How fast can a rocket get going in free space (outside Earth’s gravity), as a function of how much of its mass that it burns up as fuel? The answer is interesting. I’ve written an explanation built on an analysis I made for a model rocket taking off from the ground. I get a differential equation, but we can view it as some differentials to be integrated:

The basic equation for a body is Force = F = dp/dt = (d/dt)(mv) (that is, the rate of change of momentum, which is mass times velocity)

We have to be careful – there are two “bodies” – the rocket body and the exhaust gas left behind.

If there’s no external force, *F*, such as gravity (the rocket being in free space), the change in momentum of the gas trail plus the rocket is zero:

We really should consider these changes, Δv and Δm, as infinitesimals, or

We’ll do a change of sign here: dm is the mass of propellant lost; the change in the mass of the rocket is the negative of this, so we have

where we now are tracking the mass of the rocket, m_{r}.

Assuming that the exhaust velocity is constant (the same propellants continue to be burned), this equation can be integrated directly. Assume that the rocket started at a velocity v_{0} before burning fuel and that its starting mass is m_{0} and its final mass is m_{f}. The left side of the equation is trivial to integrate, to v_{f} – v_{0}; again, let subscript *f* denote the final value. Then we use

where ln is the natural logarithm. We now have

This is interesting. Suppose the rocket burns up half its mass; then, ln(m_{0}/m_{f}) = ln 2. Let it burn up half of what remained, leaving it with ¼ of its original mass. Then, ln(m_{0}/m_{f}) = ln 4 = ln 2^{2} = 2 ln 2, by the properties of the natural logarithm (ln x^{n} = n ln x). Thus, to get to 3x faster, it has to burn down to 1/8 of its original mass. Only by burning to nearly zero can it get going much faster than the exhaust velocity of the gases. Now, the rocket can’t burn down too much; it needs a certain amount of mass (propellant tanks, lines, combustion chamber, nozzle, fuselage…and, obviously, its payload), so let’s say 1/8 of its original mass is the best it can do. It can then get to 3 times v_{ex} above its initial or resting velocity.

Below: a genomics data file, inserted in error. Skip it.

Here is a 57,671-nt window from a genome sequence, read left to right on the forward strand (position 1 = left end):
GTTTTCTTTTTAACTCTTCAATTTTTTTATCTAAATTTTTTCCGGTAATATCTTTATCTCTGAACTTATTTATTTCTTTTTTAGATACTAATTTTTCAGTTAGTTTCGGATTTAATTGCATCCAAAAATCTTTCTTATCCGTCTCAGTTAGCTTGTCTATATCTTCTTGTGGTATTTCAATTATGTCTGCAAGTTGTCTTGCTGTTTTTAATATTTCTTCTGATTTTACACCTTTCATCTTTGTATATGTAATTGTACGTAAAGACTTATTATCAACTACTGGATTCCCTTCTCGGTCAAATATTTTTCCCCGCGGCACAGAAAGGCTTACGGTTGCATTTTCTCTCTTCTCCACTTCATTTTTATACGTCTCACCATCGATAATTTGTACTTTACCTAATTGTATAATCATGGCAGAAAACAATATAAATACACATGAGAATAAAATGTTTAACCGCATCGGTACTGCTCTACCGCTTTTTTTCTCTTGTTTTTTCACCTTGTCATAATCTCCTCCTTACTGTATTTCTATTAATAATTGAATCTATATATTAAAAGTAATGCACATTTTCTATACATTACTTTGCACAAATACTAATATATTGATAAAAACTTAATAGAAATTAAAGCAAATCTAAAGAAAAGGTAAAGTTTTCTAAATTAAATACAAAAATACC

Clearly, it’s best to use propellants with a high exhaust velocity – undergoing very energetic chemical reactions. I’ll have a writeup about that in a trice. It will include interesting findings about how to match the payload to the desired final velocity by using the right amount of propellant, what the maximal velocity is (when one hits the maximal fraction of rocket mass that can be propellant), how much the need for a fraction of the mass of the rocket to be structural strongly limits speed, how the nature of the propellant chemical reaction energy sets the exhaust velocity, how one can maximize the kinetic energy of the rocket (used in defending against missiles), and at what point in its trajectory does a rocket use fuel most efficiently to create its own kinetic energy (surprise: it has zero efficiency at blast-off and again when it has used up all but 14% of its mass).